2016’s top home design trends

1. Art deco-inspired patterns and shapes

Courtesy of Zillow Digs.

Art deco will make a bold new comeback in 2016. Look for the style’s trademark geometric patterns and honeycomb shapes to weave their way into everything from wallpaper to artwork, adding elegance and dimension to any space. Experts also predict gold statement lighting fixtures will become more popular.

2. Nubby wool rugs

Nubby wool or other natural fibers will be the go-to texture for 2016, especially for area rugs. Their neutral hues create the perfect indoor/outdoor vibe, while softening bolder colors and dramatic statement pieces.

3. Encaustic tiles

Courtesy of Zillow Digs.

Courtesy of Zillow Digs.

These intricate patterned tiles get their coloring from different types of clay rather than glaze, and can be used to create a beautiful, natural-looking focal point. Expect to see encaustic tiles pop up in a variety of rooms throughout the house in 2016, including kitchen backsplashes, bathroom shower tiles, accent walls and even fireplace mantles.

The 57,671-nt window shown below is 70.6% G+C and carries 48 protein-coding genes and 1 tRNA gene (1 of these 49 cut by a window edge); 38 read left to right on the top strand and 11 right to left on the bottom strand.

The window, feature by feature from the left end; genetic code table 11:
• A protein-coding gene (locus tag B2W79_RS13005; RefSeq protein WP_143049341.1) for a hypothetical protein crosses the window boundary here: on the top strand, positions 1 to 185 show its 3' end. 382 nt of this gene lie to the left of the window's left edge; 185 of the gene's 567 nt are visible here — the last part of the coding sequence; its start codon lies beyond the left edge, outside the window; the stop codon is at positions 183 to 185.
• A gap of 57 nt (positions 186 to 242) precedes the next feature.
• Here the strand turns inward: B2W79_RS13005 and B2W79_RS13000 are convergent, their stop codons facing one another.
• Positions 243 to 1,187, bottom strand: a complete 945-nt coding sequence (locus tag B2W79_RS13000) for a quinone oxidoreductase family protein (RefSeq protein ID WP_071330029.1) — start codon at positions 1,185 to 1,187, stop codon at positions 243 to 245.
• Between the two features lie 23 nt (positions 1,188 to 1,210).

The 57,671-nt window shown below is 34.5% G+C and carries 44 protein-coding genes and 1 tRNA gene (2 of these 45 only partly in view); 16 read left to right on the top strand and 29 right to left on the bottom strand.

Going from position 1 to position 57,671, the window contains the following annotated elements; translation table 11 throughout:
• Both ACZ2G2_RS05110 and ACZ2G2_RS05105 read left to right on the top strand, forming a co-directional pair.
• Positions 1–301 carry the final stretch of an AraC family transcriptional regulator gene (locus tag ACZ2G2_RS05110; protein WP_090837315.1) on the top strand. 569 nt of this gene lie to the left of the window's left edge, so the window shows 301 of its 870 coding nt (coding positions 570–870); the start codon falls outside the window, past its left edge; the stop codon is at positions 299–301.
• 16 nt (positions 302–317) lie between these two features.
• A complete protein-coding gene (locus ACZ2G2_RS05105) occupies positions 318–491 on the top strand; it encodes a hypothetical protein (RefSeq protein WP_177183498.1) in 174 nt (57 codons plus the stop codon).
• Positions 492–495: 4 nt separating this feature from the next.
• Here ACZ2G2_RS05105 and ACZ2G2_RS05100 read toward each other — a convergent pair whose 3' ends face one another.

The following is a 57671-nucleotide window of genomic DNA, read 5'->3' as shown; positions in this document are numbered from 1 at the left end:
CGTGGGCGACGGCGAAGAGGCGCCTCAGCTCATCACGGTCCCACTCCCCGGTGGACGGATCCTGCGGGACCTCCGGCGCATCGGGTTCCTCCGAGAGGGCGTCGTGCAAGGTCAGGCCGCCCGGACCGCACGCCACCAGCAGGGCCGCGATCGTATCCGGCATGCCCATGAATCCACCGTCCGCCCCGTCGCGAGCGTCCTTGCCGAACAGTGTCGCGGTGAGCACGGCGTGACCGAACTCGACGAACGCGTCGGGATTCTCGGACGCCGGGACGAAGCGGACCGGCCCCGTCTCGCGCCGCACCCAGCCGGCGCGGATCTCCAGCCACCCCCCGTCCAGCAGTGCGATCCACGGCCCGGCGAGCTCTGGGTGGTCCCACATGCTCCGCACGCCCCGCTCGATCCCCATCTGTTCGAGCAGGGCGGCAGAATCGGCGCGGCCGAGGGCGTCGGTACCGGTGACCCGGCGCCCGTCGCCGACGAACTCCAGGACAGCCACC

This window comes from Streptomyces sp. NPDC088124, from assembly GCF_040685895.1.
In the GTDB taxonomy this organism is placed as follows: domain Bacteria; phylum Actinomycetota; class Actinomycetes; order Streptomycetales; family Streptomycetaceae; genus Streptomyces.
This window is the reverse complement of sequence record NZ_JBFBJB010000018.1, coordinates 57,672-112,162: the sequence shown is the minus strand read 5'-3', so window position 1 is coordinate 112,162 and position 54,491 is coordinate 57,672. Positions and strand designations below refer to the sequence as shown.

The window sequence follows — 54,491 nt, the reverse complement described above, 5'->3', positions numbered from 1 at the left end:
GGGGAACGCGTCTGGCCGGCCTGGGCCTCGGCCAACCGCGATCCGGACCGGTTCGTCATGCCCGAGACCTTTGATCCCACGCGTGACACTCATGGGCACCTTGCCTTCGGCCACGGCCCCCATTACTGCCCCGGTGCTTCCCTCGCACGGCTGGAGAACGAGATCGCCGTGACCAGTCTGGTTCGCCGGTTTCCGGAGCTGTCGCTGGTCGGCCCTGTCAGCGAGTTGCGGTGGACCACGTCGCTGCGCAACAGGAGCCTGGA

4. Artisan accent pieces

Travel souvenirs, unique artisan pieces and flea market finds will take center stage in home design as more homeowners gravitate toward decorating with unique art pieces that tell a story. Look for a rise in partnerships between big box stores and global artisans to accommodate the increased demand for one-of-a-kind or handmade items.

3 fads to ditch from 2015

1. Mason jars

Courtesy of Zillow Digs.

Courtesy of Zillow Digs.

The mason jar trend is exhausted, and will finally make its exit in 2016. After using them to invoke a rustic chic feeling everywhere from wedding decor to restaurants, experts and homeowners alike are finally ready to move on.